The IRS has invited comments on the issues no later than May 15, 2015. Additional information can be found here.

Advancing Health Care The Old-Fashioned Way0

This article, Advancing Health Care the Old-Fashioned Way, was first published by Healthcare Innovation News on February 8, 2015.


Stethoscope and hourglass with book.“Nothing recedes like progress.”
— Edward Estlin (e.e.) Cummings

Though cutting-edge technology serves as the foundation for modern American healthcare, an accurate measure of progress must consider the occasional conflict between society and science. Even as yesterday’s medical miracles give way to what are now considered “state of the art” practices, it is the duty of health care providers to remain mindful of both sides of the equation, balancing the capabilities of today’s technologies with the needs of today’s patient. If society and science are not in sync, patient care will suffer, and sometimes we can only advance healthcare through old-fashioned methods. For example, radiology information systems (RIS) and picture archiving and communication systems (PACS) collaborate to deliver dynamic and brilliant medical images to any healthcare provider around the globe with access to a desktop computer or mobile device. And yet, if these technologically advanced tools of the trade fail to employ the appropriate methods of encryption as they transmit digital health information to a doctor’s iPad as he or she vacations on the island of Tristan da Cunha, or worse, send this sensitive information to the hard drive of any one of the island’s 297 permanent residents living in the recesses of the Atlantic Ocean, a data breach occurs. This is no small matter for the hospital of today, and could easily result in a series of fines that could force the shutting of its doors for a single infraction.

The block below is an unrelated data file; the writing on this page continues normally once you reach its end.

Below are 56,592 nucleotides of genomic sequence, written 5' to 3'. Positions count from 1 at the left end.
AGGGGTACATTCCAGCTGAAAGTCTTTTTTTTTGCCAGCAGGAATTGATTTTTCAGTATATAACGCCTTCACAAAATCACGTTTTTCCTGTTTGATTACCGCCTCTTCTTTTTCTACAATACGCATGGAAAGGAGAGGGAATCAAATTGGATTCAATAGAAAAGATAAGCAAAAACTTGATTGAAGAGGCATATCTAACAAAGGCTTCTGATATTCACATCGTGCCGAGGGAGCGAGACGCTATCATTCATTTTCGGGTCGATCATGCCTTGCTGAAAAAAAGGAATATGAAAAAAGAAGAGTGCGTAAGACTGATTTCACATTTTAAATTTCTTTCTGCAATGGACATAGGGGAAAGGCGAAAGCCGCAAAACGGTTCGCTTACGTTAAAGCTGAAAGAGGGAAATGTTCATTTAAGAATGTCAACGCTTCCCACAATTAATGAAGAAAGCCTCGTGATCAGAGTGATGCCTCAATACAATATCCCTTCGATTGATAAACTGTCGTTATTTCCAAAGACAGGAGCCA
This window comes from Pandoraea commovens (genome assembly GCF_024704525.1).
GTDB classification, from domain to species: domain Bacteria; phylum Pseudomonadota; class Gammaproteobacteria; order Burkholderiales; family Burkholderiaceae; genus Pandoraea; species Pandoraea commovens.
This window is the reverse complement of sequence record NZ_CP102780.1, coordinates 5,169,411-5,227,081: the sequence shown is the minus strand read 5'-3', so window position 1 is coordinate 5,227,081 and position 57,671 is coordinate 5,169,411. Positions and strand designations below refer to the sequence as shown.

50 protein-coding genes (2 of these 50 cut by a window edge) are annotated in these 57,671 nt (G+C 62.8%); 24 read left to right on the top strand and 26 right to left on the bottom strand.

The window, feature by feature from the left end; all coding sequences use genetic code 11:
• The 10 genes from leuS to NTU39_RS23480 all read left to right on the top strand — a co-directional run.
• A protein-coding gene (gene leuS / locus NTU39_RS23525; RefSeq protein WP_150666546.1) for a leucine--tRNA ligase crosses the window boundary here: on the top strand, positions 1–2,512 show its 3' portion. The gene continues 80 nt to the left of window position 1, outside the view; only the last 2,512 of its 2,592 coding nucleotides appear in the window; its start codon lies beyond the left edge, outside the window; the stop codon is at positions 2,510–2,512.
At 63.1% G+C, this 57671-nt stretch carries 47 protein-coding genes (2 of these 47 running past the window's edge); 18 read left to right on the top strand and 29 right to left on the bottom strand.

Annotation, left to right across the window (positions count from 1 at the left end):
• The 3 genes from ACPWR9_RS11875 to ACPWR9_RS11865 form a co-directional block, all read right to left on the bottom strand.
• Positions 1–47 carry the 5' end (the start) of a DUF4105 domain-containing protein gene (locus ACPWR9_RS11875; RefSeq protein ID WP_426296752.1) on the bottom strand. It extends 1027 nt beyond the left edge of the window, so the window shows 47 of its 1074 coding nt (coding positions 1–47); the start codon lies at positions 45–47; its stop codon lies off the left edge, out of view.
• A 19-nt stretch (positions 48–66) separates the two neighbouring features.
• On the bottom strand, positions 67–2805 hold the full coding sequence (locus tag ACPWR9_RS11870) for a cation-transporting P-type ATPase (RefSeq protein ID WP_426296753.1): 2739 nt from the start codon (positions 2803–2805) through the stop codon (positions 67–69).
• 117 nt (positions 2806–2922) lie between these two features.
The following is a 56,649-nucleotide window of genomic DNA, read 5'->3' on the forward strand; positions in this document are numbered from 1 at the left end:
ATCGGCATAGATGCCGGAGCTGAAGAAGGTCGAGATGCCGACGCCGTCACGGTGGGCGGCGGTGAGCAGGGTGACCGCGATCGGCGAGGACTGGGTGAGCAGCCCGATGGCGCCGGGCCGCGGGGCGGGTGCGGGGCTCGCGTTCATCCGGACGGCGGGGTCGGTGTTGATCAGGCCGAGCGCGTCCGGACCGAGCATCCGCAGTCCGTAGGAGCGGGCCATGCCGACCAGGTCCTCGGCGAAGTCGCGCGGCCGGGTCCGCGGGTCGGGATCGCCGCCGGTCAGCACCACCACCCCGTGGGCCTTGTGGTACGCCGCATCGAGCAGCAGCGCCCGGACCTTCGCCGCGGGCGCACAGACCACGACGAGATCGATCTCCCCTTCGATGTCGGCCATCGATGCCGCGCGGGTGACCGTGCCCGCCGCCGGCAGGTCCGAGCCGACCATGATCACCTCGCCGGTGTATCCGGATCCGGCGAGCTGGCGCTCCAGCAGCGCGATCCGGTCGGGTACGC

Read more →